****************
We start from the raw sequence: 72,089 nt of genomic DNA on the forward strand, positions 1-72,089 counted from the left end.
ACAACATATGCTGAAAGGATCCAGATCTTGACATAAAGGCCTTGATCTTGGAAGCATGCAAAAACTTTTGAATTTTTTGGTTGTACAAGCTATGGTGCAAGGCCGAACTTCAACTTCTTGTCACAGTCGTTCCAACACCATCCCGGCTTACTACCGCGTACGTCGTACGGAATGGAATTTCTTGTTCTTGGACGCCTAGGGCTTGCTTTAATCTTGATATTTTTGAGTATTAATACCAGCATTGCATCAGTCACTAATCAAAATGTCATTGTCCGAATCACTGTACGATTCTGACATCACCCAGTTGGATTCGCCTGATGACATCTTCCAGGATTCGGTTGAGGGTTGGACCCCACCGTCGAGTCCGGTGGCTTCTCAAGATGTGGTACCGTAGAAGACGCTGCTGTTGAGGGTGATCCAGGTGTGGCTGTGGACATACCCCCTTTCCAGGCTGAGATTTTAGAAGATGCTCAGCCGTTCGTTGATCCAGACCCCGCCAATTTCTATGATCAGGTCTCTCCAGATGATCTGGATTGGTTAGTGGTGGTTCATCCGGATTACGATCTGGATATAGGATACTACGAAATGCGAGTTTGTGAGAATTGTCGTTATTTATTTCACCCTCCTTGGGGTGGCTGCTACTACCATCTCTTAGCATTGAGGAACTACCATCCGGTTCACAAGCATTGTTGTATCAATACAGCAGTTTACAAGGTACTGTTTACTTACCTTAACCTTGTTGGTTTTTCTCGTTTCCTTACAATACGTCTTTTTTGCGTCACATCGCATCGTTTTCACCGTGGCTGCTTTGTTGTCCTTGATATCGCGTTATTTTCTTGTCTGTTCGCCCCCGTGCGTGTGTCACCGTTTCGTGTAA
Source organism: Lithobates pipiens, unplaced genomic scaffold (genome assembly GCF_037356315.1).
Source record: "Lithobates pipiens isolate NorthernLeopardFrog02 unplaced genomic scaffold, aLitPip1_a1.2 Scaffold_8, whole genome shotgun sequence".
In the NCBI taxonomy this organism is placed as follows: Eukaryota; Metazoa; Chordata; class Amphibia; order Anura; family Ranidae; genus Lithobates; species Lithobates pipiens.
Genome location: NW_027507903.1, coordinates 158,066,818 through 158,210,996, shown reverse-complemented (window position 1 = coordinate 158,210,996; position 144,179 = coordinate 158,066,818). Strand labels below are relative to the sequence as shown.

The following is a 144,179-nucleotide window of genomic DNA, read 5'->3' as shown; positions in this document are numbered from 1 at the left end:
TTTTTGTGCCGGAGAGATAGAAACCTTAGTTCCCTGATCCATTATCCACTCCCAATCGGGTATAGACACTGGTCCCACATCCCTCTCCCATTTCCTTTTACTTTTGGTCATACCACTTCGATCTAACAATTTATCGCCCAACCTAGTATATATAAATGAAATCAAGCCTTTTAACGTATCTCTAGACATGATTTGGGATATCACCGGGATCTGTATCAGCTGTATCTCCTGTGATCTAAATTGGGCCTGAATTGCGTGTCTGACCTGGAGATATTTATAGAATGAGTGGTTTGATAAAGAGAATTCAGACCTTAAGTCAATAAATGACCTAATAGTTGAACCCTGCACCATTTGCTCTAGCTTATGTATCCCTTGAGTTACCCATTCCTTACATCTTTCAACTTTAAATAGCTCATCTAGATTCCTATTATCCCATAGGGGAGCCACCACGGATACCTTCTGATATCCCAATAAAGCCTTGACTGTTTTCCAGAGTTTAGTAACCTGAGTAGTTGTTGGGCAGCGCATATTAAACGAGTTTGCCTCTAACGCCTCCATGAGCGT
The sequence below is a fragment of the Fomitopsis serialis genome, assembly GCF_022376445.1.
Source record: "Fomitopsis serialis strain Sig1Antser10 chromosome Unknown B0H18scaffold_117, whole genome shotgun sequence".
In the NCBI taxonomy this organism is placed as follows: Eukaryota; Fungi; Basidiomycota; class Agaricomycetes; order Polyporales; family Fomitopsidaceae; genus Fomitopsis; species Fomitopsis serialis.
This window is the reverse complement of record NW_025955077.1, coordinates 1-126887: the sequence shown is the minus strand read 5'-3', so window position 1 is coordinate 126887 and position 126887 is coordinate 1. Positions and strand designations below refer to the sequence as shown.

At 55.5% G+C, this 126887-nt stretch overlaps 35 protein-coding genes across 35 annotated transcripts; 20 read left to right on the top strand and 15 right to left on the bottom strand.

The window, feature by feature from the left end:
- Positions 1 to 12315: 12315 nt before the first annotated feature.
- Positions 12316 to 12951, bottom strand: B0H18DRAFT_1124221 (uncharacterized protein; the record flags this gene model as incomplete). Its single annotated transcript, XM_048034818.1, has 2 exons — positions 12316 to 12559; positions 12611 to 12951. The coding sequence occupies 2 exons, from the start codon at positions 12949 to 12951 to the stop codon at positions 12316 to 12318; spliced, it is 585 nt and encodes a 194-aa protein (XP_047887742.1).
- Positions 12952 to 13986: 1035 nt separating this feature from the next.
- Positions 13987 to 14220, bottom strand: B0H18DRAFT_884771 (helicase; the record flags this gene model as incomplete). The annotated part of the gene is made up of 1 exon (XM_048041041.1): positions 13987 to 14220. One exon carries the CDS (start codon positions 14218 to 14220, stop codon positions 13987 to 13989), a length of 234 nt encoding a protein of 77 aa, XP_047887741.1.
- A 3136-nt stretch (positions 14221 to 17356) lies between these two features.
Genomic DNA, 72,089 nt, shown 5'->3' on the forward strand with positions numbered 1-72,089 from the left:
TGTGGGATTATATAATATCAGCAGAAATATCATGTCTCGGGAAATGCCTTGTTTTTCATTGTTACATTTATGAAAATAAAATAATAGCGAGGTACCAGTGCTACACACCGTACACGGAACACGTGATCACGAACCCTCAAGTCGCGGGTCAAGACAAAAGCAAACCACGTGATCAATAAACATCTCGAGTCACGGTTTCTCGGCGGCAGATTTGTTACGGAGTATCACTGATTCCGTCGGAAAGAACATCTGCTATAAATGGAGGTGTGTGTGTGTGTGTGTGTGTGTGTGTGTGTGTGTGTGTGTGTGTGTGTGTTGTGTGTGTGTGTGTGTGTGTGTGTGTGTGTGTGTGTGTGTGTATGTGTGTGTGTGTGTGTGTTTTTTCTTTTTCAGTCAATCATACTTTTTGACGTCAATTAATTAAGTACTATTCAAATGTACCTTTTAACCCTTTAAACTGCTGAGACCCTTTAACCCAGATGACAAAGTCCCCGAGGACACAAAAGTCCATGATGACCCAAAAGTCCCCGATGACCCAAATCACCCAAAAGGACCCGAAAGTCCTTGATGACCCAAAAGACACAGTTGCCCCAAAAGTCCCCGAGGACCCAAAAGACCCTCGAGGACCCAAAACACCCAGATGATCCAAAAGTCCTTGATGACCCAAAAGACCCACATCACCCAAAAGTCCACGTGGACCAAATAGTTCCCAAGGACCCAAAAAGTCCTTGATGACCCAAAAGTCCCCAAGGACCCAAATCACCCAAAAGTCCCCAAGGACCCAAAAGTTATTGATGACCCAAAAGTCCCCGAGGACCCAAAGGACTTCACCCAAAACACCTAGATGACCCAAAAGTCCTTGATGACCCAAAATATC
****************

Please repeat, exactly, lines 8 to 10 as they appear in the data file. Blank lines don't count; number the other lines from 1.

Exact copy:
TTTTTGTGCCGGAGAGATAGAAACCTTAGTTCCCTGATCCATTATCCACTCCCAATCGGGTATAGACACTGGTCCCACATCCCTCTCCCATTTCCTTTTACTTTTGGTCATACCACTTCGATCTAACAATTTATCGCCCAACCTAGTATATATAAATGAAATCAAGCCTTTTAACGTATCTCTAGACATGATTTGGGATATCACCGGGATCTGTATCAGCTGTATCTCCTGTGATCTAAATTGGGCCTGAATTGCGTGTCTGACCTGGAGATATTTATAGAATGAGTGGTTTGATAAAGAGAATTCAGACCTTAAGTCAATAAATGACCTAATAGTTGAACCCTGCACCATTTGCTCTAGCTTATGTATCCCTTGAGTTACCCATTCCTTACATCTTTCAACTTTAAATAGCTCATCTAGATTCCTATTATCCCATAGGGGAGCCACCACGGATACCTTCTGATATCCCAATAAAGCCTTGACTGTTTTCCAGAGTTTAGTAACCTGAGTAGTTGTTGGGCAGCGCATATTAAACGAGTTTGCCTCTAACGCCTCCATGAGCGT
The sequence below is a fragment of the Fomitopsis serialis genome, assembly GCF_022376445.1.
Source record: "Fomitopsis serialis strain Sig1Antser10 chromosome Unknown B0H18scaffold_117, whole genome shotgun sequence".